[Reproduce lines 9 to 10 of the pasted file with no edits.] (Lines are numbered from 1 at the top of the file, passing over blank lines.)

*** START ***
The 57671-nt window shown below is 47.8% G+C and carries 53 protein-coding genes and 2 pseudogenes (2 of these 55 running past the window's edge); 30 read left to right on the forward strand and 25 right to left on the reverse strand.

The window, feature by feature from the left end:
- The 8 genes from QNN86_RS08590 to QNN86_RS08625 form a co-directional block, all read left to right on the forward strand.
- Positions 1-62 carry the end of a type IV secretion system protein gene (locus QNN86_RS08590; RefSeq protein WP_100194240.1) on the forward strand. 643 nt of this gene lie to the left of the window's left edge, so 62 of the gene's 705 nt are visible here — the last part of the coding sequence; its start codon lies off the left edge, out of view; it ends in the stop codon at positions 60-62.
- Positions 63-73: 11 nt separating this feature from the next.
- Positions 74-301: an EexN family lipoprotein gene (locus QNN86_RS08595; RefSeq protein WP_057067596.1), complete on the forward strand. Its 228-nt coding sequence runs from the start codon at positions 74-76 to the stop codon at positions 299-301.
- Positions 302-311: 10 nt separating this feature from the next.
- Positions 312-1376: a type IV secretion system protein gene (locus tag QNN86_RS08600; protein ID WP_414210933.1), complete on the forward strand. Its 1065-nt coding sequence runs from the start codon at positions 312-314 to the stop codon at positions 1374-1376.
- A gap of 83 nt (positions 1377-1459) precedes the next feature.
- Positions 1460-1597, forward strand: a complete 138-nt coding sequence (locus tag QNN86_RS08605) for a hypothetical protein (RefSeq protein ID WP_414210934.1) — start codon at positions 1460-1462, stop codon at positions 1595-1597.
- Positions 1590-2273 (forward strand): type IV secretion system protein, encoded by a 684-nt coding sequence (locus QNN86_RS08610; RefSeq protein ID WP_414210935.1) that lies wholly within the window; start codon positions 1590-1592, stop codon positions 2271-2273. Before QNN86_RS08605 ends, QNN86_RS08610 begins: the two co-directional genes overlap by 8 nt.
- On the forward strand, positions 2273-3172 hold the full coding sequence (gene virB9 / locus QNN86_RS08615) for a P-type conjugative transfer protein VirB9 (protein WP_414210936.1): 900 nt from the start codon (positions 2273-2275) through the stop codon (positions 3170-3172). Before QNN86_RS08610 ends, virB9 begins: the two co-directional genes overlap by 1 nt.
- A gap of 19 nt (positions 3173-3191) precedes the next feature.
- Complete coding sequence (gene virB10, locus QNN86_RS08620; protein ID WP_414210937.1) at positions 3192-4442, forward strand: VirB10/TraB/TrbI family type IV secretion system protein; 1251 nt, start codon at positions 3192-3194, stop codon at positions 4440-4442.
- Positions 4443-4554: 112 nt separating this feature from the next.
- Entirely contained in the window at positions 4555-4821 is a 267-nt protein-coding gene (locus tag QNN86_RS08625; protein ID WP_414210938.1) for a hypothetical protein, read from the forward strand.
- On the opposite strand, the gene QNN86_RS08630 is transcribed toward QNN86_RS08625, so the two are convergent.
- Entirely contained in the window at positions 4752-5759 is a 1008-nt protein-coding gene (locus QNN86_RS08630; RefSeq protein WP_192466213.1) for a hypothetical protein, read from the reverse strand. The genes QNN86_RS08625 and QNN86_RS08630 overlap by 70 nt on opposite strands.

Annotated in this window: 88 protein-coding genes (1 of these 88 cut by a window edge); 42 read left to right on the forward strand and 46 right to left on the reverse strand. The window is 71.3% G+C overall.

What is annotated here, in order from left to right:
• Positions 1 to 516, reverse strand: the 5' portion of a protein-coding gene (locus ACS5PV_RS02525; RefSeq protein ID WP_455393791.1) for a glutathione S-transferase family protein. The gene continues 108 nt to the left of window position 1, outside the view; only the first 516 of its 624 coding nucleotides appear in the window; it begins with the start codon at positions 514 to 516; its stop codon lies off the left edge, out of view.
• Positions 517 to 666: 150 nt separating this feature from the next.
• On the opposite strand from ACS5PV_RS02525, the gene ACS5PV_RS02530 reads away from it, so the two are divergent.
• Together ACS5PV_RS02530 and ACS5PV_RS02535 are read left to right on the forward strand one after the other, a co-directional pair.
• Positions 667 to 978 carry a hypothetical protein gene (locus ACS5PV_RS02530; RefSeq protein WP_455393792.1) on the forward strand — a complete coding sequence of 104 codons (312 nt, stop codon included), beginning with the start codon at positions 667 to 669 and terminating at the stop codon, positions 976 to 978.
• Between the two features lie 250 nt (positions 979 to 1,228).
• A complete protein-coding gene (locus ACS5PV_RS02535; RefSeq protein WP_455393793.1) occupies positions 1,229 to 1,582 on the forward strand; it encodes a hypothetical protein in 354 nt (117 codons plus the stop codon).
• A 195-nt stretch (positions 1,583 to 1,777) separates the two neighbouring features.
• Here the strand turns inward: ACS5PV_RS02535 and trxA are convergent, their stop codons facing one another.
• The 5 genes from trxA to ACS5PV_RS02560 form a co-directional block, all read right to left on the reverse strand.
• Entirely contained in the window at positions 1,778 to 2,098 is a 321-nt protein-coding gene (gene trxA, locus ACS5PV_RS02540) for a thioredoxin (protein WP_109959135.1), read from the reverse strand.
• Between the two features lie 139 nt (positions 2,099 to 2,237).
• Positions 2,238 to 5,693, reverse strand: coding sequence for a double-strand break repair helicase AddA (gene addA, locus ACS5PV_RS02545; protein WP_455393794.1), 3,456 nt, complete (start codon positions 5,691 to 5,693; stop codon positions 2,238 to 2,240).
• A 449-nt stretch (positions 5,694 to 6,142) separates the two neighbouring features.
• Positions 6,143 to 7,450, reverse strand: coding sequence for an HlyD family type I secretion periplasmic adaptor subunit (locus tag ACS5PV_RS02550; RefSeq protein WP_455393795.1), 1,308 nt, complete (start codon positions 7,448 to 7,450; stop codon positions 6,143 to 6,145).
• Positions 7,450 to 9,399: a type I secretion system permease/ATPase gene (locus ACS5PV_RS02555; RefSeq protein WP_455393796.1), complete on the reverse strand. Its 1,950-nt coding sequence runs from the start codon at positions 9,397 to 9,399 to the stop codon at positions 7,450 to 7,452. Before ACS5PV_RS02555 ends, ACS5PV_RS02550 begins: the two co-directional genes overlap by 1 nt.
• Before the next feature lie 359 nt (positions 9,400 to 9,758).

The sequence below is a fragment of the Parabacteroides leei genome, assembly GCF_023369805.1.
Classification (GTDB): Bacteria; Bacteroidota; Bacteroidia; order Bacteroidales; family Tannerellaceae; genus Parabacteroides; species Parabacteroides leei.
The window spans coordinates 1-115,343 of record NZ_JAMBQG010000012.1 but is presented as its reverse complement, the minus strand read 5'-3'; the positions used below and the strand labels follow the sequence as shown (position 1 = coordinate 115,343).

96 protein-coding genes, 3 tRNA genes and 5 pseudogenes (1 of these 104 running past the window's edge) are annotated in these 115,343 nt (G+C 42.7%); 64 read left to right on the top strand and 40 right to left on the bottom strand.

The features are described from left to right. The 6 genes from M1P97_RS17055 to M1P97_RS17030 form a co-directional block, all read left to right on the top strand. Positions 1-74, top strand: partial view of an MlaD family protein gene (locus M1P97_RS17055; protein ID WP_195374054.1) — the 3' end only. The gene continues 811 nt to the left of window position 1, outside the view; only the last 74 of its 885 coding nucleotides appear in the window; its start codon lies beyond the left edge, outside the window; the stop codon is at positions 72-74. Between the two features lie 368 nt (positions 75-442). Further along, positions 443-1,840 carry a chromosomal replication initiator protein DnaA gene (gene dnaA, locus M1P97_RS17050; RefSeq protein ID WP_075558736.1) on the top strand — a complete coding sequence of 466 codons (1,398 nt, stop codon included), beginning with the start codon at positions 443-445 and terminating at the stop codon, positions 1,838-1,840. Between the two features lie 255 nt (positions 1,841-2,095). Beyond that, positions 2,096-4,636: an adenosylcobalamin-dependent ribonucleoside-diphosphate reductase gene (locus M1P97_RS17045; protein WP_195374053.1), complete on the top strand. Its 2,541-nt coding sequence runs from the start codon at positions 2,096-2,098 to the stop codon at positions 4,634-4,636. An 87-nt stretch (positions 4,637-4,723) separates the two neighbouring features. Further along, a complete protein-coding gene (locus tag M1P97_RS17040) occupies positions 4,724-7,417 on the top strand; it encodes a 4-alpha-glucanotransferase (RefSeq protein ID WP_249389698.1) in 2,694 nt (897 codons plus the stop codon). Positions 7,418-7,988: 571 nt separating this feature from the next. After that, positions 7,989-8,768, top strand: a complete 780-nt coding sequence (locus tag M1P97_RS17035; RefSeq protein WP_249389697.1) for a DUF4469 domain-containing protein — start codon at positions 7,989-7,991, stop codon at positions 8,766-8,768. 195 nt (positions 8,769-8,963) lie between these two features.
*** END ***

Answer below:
- A gap of 83 nt (positions 1377-1459) precedes the next feature.
- Positions 1460-1597, forward strand: a complete 138-nt coding sequence (locus tag QNN86_RS08605) for a hypothetical protein (RefSeq protein ID WP_414210934.1) — start codon at positions 1460-1462, stop codon at positions 1595-1597.